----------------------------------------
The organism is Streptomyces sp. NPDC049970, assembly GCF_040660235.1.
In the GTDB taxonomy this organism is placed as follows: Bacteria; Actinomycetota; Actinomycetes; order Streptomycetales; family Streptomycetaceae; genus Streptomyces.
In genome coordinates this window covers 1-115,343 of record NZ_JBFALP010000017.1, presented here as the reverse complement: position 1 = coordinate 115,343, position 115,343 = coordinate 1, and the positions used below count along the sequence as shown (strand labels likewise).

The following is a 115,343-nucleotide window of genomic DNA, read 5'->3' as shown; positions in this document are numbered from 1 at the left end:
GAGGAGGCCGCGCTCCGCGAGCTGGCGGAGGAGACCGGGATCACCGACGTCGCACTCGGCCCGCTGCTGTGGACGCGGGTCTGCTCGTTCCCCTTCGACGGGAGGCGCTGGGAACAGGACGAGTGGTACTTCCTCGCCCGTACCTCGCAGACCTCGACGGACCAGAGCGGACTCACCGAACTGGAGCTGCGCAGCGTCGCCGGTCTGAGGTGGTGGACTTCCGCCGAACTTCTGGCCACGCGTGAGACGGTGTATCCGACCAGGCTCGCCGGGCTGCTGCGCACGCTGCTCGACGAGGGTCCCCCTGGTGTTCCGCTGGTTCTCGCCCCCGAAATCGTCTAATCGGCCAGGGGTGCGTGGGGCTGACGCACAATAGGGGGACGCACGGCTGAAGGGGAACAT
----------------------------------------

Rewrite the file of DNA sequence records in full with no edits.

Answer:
The organism is Streptomyces sp. NPDC049970, assembly GCF_040660235.1.
In the GTDB taxonomy this organism is placed as follows: Bacteria; Actinomycetota; Actinomycetes; order Streptomycetales; family Streptomycetaceae; genus Streptomyces.
In genome coordinates this window covers 1-115,343 of record NZ_JBFALP010000017.1, presented here as the reverse complement: position 1 = coordinate 115,343, position 115,343 = coordinate 1, and the positions used below count along the sequence as shown (strand labels likewise).

The following is a 115,343-nucleotide window of genomic DNA, read 5'->3' as shown; positions in this document are numbered from 1 at the left end:
GAGGAGGCCGCGCTCCGCGAGCTGGCGGAGGAGACCGGGATCACCGACGTCGCACTCGGCCCGCTGCTGTGGACGCGGGTCTGCTCGTTCCCCTTCGACGGGAGGCGCTGGGAACAGGACGAGTGGTACTTCCTCGCCCGTACCTCGCAGACCTCGACGGACCAGAGCGGACTCACCGAACTGGAGCTGCGCAGCGTCGCCGGTCTGAGGTGGTGGACTTCCGCCGAACTTCTGGCCACGCGTGAGACGGTGTATCCGACCAGGCTCGCCGGGCTGCTGCGCACGCTGCTCGACGAGGGTCCCCCTGGTGTTCCGCTGGTTCTCGCCCCCGAAATCGTCTAATCGGCCAGGGGTGCGTGGGGCTGACGCACAATAGGGGGACGCACGGCTGAAGGGGAACAT